Syrian rebels in the embattled city of Homs this week announced the formation of
a joint revolutionary military council in the city. The council is intended to
act as a leadership and coordinating body with the powers to decide on both
military and civil issues in areas controlled by the rebels.
development in Homs comes a week after the founding of a similar council in
Aleppo, which is witnessing heavy fighting as troops loyal to the regime of
President Bashar Assad battle rebel forces.
The Aleppo and Homs
revolutionary councils join a number of similar bodies already in existence in
those parts of Syria under the precarious control of the rebels. The emergence
of these bodies is an important development. They are the first embryonic sign
of an attempt to build an alternative administration to that of the Assad regime
on the ground in Syria.
The councils themselves are disunited, reliant
more on local power structures and strongmen than on any remit from above.
Groups of independent jihadi and Salafi Islamist fighters in their localities
remain outside their authority. But Western countries are now paying particular
attention to the councils, seeing them as the best chance for developing a
coherent leadership for the rebel side in the Syrian civil war.
the notable paradoxes of events in Syria in the last months has been the
discrepancy between the growing strength of the insurgency at ground level in
the country and the absence of any coherent revolutionary leadership.
Syrian National Council, formed under Turkish auspices to provide such a
leadership, is fading. It has failed to unite the disparate forces of Syria’s
external opposition behind it. More important, it has proved unable to gain the
loyalty of those Syrians actually fighting the regime inside the
Predictably, rebels and activists within Syria see little reason
to subordinate themselves to a squabbling external “leadership” which has shared
none of the sacrifices of the past 18 months.
The National Coordinating
Body, a supposed rival of the SNC, is even less relevant. Opposed to pexternal intervention, this largely secular and leftist grouping is considered
by its opponents to be a stooge of the regime. Certainly, it has little presence
or effect on the ground.
As a result, the Western former backers of the
SNC are ignoring it and looking elsewhere. France and Saudi Arabia are backing
former Republican Guard commander Manaf Tlass as a possible interim leader. But
Tlass lacks support among the armed rebels because of his late defection and
long record of participation in repression.
In the absence of any
coherent external direction for the revolt, the revolutionary councils are
growing in importance. The rebellion now controls – by default – considerable
parts of the country. These “liberated zones” are precarious in that Assad’s
army can still enter any area that it chooses to. But since the regime army is
overstretched, it has, in practice, ceded control of these areas.
visitors to northwest Syria described a network of local revolutionary councils
which now administer daily life in these areas. The councils, usually headed by
a political chief and a military leader, are responsible for law and order,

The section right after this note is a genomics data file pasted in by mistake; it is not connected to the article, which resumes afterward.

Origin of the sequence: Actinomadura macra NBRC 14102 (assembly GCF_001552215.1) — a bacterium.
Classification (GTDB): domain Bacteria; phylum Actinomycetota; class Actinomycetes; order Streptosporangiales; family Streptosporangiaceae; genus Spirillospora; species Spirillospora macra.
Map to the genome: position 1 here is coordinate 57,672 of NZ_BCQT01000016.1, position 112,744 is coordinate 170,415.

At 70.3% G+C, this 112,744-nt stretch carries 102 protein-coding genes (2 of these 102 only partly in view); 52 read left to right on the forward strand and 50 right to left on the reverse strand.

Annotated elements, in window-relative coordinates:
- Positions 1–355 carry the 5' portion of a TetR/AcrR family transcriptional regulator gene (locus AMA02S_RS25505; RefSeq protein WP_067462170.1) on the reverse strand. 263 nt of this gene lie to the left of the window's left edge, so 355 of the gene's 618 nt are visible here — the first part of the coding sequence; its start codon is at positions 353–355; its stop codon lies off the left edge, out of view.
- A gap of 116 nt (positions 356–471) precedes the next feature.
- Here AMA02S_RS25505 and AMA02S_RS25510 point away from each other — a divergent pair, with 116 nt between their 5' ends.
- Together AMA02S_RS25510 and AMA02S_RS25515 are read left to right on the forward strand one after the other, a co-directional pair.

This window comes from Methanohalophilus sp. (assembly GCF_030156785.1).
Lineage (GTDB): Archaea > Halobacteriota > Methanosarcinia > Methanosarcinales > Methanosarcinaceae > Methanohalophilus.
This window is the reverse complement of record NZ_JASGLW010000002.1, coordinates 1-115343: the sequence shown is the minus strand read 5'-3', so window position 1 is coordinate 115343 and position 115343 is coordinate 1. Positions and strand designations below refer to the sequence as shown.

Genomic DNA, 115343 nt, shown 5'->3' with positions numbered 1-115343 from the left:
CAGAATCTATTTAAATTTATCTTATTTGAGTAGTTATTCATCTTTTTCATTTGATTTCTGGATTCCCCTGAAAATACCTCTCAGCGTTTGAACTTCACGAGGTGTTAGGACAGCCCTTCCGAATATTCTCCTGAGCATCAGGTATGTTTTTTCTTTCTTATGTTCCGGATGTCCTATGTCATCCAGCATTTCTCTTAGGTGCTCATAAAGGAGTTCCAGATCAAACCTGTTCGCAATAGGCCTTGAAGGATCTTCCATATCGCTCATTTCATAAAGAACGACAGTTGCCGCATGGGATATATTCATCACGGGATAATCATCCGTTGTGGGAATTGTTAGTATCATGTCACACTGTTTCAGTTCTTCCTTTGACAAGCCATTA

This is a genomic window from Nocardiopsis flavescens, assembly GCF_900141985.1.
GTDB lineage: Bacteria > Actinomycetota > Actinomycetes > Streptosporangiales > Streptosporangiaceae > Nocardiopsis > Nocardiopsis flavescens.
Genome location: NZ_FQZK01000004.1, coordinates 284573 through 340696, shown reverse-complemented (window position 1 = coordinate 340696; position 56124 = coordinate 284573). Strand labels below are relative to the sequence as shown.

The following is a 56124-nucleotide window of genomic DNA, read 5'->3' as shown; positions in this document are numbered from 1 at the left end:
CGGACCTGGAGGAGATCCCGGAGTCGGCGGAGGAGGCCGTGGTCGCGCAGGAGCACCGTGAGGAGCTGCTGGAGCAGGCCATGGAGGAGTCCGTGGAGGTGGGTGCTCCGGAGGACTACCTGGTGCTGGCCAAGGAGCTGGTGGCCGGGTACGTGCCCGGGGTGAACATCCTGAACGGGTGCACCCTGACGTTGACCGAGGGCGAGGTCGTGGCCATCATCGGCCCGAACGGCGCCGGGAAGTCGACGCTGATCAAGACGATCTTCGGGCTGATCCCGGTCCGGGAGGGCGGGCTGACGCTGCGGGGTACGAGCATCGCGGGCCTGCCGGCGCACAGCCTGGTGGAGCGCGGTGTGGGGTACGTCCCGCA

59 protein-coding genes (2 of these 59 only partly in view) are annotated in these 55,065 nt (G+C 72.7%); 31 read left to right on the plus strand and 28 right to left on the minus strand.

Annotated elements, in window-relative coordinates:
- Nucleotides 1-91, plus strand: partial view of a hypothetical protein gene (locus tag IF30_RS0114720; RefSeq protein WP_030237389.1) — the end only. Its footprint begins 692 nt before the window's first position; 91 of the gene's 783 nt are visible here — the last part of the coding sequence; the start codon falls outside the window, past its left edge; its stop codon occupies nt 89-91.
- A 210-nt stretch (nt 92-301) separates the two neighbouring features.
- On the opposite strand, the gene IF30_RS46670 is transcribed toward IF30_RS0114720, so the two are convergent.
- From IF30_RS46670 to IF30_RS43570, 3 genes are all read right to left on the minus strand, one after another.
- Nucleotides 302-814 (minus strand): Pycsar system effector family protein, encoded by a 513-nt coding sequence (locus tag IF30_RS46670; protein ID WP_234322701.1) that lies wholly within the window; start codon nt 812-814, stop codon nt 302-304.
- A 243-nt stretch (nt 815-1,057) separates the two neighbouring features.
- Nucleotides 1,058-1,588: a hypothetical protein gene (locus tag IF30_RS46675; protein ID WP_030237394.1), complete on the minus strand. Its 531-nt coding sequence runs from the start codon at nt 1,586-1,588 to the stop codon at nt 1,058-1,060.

education, health provision, justice and the administration of all aspects of
life in the areas they control.
The revolutionary councils now control
large parts of Idlib, Aleppo and Hama governates. In sharp contrast to the
situation just a few months ago, rebel fighters travel freely on the highway
from town to town in daylight hours.
The details of life under rebel
control vary. A recent Associated Press report from the town of Qurqanya in
Idlib Governate noted that a rebel-appointed council of judges applies a strict
interpretation of Islamic Shari’a law in the town.
eyewitness account from the mountainous Jebel Zawiya area, a heartland of the
insurgency, profiled three rival guerrilla leaders who have divided up the the
area. The three – Abu Issa, Jamal Marouf and Ali Bakran – were not prominent men
prior to the revolution.
Each has his own backers and political
orientation. The most powerful, Abu Issa, is an Islamist.
governments are now engaged in trying to map the loyalties and orientations of
the myriad commanders in control of areas of Syria. A clear understanding of who
is who in this complex and confusing political and military terrain is essential
in order to know whom to back. And it is now clear that the real issue of who
leads the Syrian revolution will be decided here – and not in the hotel
conference rooms of Cairo and Istanbul.
But the US and its allies are
entering the game very late. For most of 2012, it has been the Saudis, the
Qataris, the Muslim Brotherhood and extreme Salafi networks which have made the
running in supplying and financing the disparate rebel groupings active on the
ground. Unsurprisingly, contracting out the job of backing the insurgency to
Sunni Islamists and their supporters has helped to produce an insurgency with an
influential and growing Sunni Islamist element.
As these groupings now
move to take de facto control of areas of the country, the West will be hoping
to ensure that a representative and civilian government can be achieved at the
local level. But the decision on this will depend on local military
The outcome is likely to vary largely from area to area and
to depend on the local ideological topography and the sources of support and
personal opinions of the commander on the ground.
But what is clear is
that the issue of leadership on the rebel side in the Syrian civil war has
shifted decisively from external organizations to the emergent revolutionary
military councils within Syria.
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